With her methods, her perspectives, and even some of her mysteries laid out before us, the film cuts abruptly — almost shockingly — to one of her rehearsals, as she sheds her calculating demeanor. Gunadttir’s booming (and appropriately cello-heavy) score replaces the soundtrack’s preceding eerie calm. A sudden warmth from cinematographer Florian Hoffmeister contrasts the first hour’s icy chill. Most vitally, we’re thrown headfirst into scenes of Lydia in her element (and Blanchett in hers), delivering a full-bodied commitment to sounds that resonate perfectly, and powerfully, off the auditorium walls. As she stops and restarts performances, she instructs her musicians in German; she speaks it elsewhere in the movie too each time with English subtitles, but during rehearsal scenes, the words are never captioned. It doesn’t matter. For those who don’t understand the language, she communicates with her winding posture, her waving arms, her expressive longing, as she tinkers and tries to draw out specific emotion from the music around her, which she can’t quite put into words.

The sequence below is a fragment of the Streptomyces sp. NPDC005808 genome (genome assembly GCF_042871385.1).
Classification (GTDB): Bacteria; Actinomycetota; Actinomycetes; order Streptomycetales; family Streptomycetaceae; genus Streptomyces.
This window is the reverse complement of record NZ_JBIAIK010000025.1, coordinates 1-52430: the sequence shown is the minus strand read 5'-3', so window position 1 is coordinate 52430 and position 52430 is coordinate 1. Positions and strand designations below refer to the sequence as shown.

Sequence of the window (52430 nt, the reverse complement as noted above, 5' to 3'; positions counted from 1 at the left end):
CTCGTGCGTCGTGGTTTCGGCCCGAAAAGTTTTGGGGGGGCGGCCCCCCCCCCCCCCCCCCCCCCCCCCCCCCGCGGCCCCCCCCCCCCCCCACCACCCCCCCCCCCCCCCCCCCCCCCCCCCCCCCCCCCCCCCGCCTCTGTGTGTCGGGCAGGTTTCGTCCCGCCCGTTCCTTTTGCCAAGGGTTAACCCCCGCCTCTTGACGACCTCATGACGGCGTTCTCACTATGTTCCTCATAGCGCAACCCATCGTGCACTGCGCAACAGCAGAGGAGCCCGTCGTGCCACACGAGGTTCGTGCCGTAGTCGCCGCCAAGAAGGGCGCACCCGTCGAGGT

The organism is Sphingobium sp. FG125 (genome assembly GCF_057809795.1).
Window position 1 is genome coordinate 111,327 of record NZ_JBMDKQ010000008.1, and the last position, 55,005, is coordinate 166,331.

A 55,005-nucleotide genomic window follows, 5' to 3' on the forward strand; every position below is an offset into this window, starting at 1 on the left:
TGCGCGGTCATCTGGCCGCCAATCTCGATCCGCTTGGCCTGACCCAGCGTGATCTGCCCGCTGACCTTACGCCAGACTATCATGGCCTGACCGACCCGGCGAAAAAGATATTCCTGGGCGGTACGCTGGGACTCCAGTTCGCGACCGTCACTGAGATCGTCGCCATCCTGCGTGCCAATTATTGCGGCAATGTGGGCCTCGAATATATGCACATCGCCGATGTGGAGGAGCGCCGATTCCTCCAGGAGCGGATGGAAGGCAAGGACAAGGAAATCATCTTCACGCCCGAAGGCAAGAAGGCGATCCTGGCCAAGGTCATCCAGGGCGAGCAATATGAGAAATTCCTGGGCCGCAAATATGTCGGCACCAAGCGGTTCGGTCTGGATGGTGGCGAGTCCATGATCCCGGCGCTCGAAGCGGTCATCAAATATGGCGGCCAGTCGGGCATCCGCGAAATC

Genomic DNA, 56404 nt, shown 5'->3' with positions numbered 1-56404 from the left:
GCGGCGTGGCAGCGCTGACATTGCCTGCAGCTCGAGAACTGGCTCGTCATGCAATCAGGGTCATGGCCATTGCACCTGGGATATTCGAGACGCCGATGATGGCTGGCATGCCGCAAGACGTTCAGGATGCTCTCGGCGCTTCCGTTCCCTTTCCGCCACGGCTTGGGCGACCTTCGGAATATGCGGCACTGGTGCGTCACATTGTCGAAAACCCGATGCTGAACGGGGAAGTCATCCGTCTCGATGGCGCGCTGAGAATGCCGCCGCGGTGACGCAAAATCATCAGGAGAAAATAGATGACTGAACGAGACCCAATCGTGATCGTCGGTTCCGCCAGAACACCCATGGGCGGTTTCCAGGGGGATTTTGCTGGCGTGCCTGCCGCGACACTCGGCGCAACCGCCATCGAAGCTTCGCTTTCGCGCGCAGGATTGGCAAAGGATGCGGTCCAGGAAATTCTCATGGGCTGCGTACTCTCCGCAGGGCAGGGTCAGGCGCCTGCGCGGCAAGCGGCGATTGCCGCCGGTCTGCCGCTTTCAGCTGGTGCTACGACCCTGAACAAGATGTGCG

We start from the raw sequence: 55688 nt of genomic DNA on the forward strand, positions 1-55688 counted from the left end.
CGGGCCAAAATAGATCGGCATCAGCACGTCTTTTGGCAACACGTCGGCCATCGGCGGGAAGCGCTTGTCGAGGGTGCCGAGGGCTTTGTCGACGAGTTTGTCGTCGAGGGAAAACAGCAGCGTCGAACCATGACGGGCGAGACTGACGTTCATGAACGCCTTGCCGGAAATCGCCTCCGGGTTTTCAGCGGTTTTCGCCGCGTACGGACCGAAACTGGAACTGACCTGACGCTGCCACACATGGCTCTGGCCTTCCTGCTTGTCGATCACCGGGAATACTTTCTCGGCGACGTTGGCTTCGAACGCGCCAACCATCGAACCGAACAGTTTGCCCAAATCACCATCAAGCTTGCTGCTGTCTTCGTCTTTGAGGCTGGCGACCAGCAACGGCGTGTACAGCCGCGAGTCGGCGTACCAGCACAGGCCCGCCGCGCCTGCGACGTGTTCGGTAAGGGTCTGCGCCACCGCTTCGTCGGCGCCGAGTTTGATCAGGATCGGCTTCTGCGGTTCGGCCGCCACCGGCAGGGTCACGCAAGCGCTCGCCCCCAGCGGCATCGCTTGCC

As her family takes the stage, we see a man perched in seventh row of the theater where the pros gather: a doctor, a mainstay of her family. He’s observing and recording her play performance, only to tell us later that he found his own accident weeks later.
More cellos join in until all that’s left are first and second chair violins. And like Blanchett’s alien elemental presence, they’re dressed in national colors and their feet don’t touch the ground.
Removing her concert attire, absently and preoccupied as she speaks softly to Blanchett, a flute player emerges from the green room. Wearing a white turtleneck, its end tied in a bow, she’s dressed for a fair — and she knows it. Her blond hair is tied back in a tight bun, and she’s carrying a labeled flute. d2c66b5586